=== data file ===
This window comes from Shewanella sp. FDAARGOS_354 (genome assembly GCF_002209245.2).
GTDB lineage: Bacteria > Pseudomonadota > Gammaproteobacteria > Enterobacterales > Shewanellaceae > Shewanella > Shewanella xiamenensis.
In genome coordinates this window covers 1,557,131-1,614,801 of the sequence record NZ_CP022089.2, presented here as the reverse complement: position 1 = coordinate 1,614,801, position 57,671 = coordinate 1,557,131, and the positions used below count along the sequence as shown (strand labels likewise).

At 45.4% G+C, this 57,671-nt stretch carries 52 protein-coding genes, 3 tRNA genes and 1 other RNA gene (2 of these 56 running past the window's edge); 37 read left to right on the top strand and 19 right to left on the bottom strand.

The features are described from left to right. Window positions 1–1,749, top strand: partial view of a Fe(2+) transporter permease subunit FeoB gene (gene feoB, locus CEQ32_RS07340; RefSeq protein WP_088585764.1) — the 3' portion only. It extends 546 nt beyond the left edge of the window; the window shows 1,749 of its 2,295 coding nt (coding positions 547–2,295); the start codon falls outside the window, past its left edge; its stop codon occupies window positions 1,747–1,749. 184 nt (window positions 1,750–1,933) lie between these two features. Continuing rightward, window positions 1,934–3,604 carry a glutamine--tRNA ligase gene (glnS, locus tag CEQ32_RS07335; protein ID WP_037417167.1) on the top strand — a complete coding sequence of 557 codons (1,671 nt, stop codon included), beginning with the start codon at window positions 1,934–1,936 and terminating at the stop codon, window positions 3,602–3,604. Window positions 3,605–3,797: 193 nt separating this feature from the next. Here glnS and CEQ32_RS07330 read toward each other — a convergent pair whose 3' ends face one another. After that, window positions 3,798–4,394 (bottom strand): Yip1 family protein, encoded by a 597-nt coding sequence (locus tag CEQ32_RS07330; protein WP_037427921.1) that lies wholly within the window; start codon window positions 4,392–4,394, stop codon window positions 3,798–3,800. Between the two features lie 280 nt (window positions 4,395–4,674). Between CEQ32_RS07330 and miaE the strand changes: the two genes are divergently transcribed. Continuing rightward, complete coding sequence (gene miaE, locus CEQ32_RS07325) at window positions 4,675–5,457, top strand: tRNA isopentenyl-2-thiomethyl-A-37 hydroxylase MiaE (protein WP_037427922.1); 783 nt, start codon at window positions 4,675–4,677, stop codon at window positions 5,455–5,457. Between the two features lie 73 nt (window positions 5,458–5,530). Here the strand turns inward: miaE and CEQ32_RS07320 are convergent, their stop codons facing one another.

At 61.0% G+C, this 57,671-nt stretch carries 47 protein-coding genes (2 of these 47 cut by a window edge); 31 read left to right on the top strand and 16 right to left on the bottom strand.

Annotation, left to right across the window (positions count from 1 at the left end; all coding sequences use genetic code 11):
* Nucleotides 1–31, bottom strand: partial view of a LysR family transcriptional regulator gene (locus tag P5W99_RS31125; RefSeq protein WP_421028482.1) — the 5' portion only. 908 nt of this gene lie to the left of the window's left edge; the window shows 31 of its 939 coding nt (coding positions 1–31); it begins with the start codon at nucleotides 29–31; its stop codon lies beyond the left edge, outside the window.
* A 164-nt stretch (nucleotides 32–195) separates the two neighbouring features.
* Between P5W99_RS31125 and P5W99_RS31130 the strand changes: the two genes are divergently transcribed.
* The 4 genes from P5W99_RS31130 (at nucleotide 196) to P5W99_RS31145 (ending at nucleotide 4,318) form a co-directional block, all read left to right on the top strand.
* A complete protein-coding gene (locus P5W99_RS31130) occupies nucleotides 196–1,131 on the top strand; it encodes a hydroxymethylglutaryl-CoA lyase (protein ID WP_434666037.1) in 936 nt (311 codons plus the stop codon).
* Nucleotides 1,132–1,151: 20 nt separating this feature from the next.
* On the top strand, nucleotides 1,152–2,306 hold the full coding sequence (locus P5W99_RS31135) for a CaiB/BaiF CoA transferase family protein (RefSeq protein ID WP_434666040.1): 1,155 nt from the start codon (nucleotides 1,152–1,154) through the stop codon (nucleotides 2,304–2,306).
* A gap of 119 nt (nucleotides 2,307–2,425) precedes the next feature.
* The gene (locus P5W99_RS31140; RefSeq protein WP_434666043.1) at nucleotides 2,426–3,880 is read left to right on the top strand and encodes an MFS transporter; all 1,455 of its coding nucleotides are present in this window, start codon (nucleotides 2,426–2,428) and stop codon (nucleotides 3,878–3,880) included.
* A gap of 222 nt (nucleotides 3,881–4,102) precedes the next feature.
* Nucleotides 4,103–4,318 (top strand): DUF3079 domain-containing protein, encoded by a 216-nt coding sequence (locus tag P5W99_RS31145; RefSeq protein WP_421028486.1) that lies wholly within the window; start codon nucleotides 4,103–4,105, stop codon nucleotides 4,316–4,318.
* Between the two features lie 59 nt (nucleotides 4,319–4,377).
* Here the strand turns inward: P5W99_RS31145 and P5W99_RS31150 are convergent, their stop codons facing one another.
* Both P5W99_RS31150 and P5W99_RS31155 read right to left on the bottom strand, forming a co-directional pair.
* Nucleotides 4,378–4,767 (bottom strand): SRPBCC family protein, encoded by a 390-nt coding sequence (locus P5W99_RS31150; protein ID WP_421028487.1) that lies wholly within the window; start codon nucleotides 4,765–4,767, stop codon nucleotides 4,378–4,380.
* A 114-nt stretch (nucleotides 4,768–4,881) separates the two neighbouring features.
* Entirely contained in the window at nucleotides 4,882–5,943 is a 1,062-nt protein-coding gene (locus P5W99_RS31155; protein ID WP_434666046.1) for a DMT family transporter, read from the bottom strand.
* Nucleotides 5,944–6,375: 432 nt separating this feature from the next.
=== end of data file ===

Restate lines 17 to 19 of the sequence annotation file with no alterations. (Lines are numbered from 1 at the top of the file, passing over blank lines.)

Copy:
* A gap of 222 nt (nucleotides 3,881–4,102) precedes the next feature.
* Nucleotides 4,103–4,318 (top strand): DUF3079 domain-containing protein, encoded by a 216-nt coding sequence (locus tag P5W99_RS31145; RefSeq protein WP_421028486.1) that lies wholly within the window; start codon nucleotides 4,103–4,105, stop codon nucleotides 4,316–4,318.
* Between the two features lie 59 nt (nucleotides 4,319–4,377).